Joris Evers, former security reporter turned McAfee spokesman, added: "There is no need for the BBC to commandeer PCs of unknowing Net users, send spam and launch an attack to prove the botnet issue."
Struan Robertson, editor of out-law.com and legal director at solicitors Pinsent Masons, reckons that BBC Click's exercise broke the Computer Misuse Act provisions against unauthorised access, but would probably escape unauthorised modification charge.
The BBC - which, lest we forget is heavily promoting the show - is yet to detail why its lawyers think its action were above board. Discussions around the issue have suggested some sort of public interest defence, a notion scotched by Robertson. "There's no public interest defence to CMA offences," he told us.
Spencer Kelly affably referred our queries on the legality of its exercise to a BBC press officer, who is yet to get back to us. Our electronic messages of the legality of the show - alongside queries on whether the BBC paid crooks to rent access to compromised machines, the normal approach a would-be spammer would take - have also gone begging.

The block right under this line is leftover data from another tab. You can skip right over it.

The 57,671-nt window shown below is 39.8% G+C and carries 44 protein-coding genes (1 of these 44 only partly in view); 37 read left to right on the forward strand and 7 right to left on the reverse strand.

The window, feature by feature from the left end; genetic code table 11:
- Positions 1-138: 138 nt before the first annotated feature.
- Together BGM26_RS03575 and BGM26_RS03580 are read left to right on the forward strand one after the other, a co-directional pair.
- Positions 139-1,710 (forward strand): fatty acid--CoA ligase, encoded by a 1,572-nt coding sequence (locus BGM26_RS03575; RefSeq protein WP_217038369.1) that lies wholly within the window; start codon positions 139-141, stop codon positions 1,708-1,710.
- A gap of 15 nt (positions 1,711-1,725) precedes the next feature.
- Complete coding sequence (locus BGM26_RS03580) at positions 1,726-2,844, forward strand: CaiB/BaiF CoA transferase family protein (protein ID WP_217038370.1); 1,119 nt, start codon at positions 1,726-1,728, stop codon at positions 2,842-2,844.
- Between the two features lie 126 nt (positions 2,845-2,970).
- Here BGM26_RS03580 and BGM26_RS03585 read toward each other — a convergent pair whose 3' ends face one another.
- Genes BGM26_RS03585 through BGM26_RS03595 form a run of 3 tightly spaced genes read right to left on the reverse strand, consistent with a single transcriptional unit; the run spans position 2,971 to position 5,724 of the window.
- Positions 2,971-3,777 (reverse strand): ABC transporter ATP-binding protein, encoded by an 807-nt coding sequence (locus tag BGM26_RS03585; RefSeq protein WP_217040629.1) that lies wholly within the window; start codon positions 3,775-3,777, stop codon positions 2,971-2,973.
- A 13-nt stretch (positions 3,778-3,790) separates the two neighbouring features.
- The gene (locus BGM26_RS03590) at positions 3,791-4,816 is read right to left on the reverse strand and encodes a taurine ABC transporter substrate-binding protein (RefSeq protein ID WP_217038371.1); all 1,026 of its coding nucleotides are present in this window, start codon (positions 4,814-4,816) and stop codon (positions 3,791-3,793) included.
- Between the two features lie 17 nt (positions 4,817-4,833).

The thought of licence-payers' money going into the back pockets of cybercrooks is an uncomfortable one.
It's quite possible that the BBC got advice on how to take over a low-value botnet without paying a penny of course, but until either the BBC or PrevX step forward to clarify the issue we can't be sure. The PrevX researcher who participated in the programme, Jacques Erasmus, is on holiday in Namibia and couldn't be reached for comment.
The BBC Click programme is due to be broadcast at 06:45 on BBC1 on Saturday, 14 March and the BBC News Channel on both Saturday or Sunday at 11:30. It will also be available through iPlayer.
More discussion on the question of the legality of the exercise can be found on a blog maintained by John Graham, one of the first to pick up on promos for the controversial programme. ®
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